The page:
'Jack and the Beanstalk'
Hull University Drama Department
The Drama Department Christmas show this year was ambitious. Pantomimes, though always popular with children, often find dual appeal a difficult task. ‘Jack and the Beanstalk’ combated this well by using traditional pantomime clichés, but raising its theatrical eyebrows suggestively to tailor to the student filled audience.
From the traditional throwing of sweets to the golden “he/she/its behind you!” the audience revelled in the ridiculous atmosphere. The fantastical (and no doubt painfully expensive) set and brilliant costuming served to add that sparkling element to the magical spectacle, which even Jack’s questionable lack of trousers only slightly compressed.
Pantomime Dame Joel Redgrave eased his way effortlessly through a timeless performance, which was complimented nicely by the token stupid-yet-loveable character of Ned, played by James Townsend, and the exultant classic villainy of Ryan Govin’s Lord Lame. Jess Bannister was, as the Giant’s wife, perfectly Disney, in pleasant voice and good natured rhyme, and those in charge of scene changes and technical cues are to be commended for an almost seamless production.
Due to the exemplary quality of a lot of the show, the discrepancies marring the glossy production were few. A curious audience member might well wonder why the Town Crier worked in the Dairy, why the entire cast attended their own weddings dressed as pirates, and why, for some unknown reason every single person in the cast and band needed to have a ‘funny’ nickname in the programme. In the acting ability of the cast, any complaints the audience might find were trivial, though it seemed ‘Silly Billy’ (Samuel Lannacombe Oliver) took rather a long time to settle into his role, and ‘Jill’, though picturesque, was slightly below the calibre of the rest of the buoyant cast – perhaps more due to the limitations of the ‘typical useless pretty girl’ part than any fault of Claire Greenwell’s.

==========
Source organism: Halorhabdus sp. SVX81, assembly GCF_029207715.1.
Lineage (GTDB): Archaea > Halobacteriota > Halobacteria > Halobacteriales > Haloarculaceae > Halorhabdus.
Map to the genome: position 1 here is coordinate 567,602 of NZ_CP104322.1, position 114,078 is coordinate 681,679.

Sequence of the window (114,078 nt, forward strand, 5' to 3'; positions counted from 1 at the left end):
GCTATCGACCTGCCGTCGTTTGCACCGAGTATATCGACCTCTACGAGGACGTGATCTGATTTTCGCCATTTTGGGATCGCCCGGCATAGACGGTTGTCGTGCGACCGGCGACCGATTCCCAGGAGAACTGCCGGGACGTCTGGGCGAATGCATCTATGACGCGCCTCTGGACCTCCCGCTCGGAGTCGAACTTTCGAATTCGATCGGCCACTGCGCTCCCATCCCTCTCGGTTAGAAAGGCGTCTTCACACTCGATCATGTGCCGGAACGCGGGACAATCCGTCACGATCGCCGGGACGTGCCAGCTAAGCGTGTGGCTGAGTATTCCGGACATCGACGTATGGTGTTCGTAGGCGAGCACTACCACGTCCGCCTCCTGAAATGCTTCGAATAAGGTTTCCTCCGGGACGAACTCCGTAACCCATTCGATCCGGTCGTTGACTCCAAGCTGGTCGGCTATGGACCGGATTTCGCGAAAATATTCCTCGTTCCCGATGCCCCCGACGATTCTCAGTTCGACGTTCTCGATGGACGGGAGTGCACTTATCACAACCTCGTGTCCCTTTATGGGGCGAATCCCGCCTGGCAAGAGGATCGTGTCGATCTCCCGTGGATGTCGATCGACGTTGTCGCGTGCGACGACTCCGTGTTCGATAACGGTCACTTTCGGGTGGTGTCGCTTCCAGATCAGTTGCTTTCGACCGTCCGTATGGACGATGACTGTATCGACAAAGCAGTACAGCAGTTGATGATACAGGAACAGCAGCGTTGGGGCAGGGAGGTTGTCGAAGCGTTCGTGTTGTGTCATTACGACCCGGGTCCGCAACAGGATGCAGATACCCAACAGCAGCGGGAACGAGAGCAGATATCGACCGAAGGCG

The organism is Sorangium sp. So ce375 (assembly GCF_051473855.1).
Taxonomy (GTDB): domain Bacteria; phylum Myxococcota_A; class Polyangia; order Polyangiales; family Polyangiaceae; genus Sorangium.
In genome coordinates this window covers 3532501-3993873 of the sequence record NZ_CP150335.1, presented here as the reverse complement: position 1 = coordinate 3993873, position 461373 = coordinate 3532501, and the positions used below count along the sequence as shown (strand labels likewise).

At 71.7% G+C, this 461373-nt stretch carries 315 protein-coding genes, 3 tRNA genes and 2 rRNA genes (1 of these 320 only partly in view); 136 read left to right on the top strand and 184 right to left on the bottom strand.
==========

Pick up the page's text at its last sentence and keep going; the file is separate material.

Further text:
Musically, the band excelled, and cannily even managed to wend their way onto the stage, in one of the show’s quirkier moments. There was only one horrifyingly chilling episode, when Jack and Jill vocally tortured classic Pogues tune ‘Fairytale of New York’.
Overall, Director Paul Smith’s pantomime experiment was a success, happily encompassing tradition, the customary drama department enthusiasm, and a good working script. A satisfied audience might even call it ‘an exhilarating tour-de-force’.